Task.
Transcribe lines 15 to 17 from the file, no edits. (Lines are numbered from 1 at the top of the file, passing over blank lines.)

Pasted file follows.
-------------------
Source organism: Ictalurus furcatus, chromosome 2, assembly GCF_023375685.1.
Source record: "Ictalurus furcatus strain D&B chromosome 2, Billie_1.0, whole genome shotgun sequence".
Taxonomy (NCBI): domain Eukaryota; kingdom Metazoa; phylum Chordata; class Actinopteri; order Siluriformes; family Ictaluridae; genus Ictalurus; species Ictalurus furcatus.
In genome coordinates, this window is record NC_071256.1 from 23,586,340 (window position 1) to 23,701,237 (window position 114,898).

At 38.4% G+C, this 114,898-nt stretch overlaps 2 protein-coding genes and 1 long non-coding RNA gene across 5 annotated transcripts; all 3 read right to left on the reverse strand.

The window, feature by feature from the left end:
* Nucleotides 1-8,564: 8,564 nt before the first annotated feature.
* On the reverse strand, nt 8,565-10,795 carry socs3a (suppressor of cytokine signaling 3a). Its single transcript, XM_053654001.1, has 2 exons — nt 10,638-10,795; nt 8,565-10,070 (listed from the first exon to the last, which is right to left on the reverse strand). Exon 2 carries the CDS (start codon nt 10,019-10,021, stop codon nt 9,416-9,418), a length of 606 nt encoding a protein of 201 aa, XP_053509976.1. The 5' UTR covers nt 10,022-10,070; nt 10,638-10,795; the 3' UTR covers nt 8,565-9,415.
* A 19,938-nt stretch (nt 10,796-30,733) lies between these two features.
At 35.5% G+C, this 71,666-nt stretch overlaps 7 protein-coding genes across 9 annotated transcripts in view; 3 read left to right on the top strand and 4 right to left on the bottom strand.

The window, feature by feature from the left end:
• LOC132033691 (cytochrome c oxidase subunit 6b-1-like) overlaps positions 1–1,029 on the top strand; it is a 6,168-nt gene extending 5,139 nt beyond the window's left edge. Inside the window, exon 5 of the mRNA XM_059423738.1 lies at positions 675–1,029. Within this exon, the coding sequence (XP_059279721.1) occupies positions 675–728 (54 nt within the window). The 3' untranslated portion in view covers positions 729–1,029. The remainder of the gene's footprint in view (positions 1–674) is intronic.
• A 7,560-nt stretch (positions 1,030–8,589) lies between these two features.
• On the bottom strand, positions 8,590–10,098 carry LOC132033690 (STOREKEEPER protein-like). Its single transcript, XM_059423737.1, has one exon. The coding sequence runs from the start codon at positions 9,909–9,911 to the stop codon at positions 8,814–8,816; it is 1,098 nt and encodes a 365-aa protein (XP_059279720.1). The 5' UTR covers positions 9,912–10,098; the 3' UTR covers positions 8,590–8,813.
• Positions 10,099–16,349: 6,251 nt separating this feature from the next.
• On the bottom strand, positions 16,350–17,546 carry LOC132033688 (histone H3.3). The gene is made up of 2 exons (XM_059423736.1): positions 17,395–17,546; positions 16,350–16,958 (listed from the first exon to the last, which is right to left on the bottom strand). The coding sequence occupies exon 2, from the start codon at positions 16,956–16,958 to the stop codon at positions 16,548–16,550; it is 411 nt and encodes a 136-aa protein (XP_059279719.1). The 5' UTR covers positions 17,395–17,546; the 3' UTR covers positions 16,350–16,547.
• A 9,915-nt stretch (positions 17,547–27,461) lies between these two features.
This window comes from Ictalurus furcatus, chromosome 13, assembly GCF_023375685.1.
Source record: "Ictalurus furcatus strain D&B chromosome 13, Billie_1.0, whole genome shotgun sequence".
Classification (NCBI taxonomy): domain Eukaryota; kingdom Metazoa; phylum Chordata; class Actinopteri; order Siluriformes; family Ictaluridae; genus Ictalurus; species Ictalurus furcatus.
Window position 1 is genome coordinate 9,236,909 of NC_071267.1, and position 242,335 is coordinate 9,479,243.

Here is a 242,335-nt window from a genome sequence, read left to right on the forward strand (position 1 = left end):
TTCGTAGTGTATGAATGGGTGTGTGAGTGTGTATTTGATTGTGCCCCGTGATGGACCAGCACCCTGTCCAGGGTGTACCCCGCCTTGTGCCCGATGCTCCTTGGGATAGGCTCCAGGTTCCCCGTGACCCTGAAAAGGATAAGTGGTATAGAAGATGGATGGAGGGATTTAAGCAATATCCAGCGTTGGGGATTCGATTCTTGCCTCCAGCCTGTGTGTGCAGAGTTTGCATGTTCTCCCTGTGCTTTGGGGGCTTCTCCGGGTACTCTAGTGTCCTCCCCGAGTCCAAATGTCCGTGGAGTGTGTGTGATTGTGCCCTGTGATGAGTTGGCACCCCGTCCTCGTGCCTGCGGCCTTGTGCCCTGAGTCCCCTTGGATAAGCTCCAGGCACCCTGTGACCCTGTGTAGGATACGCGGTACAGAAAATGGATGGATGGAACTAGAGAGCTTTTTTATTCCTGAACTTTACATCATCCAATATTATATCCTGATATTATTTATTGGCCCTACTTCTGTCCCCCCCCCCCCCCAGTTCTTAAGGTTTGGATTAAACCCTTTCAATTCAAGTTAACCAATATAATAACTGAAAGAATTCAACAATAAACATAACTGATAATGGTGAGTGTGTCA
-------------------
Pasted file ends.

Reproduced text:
• Positions 10,099–16,349: 6,251 nt separating this feature from the next.
• On the bottom strand, positions 16,350–17,546 carry LOC132033688 (histone H3.3). The gene is made up of 2 exons (XM_059423736.1): positions 17,395–17,546; positions 16,350–16,958 (listed from the first exon to the last, which is right to left on the bottom strand). The coding sequence occupies exon 2, from the start codon at positions 16,956–16,958 to the stop codon at positions 16,548–16,550; it is 411 nt and encodes a 136-aa protein (XP_059279719.1). The 5' UTR covers positions 17,395–17,546; the 3' UTR covers positions 16,350–16,547.
• A 9,915-nt stretch (positions 17,547–27,461) lies between these two features.